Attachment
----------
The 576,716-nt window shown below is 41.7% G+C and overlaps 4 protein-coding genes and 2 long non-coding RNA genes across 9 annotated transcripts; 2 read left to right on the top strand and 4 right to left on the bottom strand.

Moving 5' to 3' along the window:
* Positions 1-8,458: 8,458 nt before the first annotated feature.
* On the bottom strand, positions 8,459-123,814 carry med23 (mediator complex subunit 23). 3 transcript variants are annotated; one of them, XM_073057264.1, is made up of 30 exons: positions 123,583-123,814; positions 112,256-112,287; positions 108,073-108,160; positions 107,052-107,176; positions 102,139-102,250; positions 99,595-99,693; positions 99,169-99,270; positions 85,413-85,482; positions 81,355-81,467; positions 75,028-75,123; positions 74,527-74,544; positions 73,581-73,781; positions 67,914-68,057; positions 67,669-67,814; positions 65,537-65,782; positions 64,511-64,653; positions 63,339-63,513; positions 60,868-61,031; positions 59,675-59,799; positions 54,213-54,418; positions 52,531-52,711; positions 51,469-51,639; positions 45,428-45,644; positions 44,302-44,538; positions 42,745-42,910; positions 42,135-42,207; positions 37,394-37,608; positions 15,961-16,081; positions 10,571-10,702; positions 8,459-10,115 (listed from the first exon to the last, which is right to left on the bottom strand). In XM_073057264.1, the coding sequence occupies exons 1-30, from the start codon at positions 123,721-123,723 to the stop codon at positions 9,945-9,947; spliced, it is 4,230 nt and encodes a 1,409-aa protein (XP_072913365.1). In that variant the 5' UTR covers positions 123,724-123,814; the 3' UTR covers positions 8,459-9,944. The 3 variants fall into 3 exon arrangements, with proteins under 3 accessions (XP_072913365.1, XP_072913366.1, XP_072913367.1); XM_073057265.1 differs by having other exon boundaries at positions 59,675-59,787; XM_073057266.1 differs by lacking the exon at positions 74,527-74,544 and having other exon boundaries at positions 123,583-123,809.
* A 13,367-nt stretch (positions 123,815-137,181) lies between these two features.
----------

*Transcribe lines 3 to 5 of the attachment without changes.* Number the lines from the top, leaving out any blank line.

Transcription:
* Positions 1-8,458: 8,458 nt before the first annotated feature.
* On the bottom strand, positions 8,459-123,814 carry med23 (mediator complex subunit 23). 3 transcript variants are annotated; one of them, XM_073057264.1, is made up of 30 exons: positions 123,583-123,814; positions 112,256-112,287; positions 108,073-108,160; positions 107,052-107,176; positions 102,139-102,250; positions 99,595-99,693; positions 99,169-99,270; positions 85,413-85,482; positions 81,355-81,467; positions 75,028-75,123; positions 74,527-74,544; positions 73,581-73,781; positions 67,914-68,057; positions 67,669-67,814; positions 65,537-65,782; positions 64,511-64,653; positions 63,339-63,513; positions 60,868-61,031; positions 59,675-59,799; positions 54,213-54,418; positions 52,531-52,711; positions 51,469-51,639; positions 45,428-45,644; positions 44,302-44,538; positions 42,745-42,910; positions 42,135-42,207; positions 37,394-37,608; positions 15,961-16,081; positions 10,571-10,702; positions 8,459-10,115 (listed from the first exon to the last, which is right to left on the bottom strand). In XM_073057264.1, the coding sequence occupies exons 1-30, from the start codon at positions 123,721-123,723 to the stop codon at positions 9,945-9,947; spliced, it is 4,230 nt and encodes a 1,409-aa protein (XP_072913365.1). In that variant the 5' UTR covers positions 123,724-123,814; the 3' UTR covers positions 8,459-9,944. The 3 variants fall into 3 exon arrangements, with proteins under 3 accessions (XP_072913365.1, XP_072913366.1, XP_072913367.1); XM_073057265.1 differs by having other exon boundaries at positions 59,675-59,787; XM_073057266.1 differs by lacking the exon at positions 74,527-74,544 and having other exon boundaries at positions 123,583-123,809.
* A 13,367-nt stretch (positions 123,815-137,181) lies between these two features.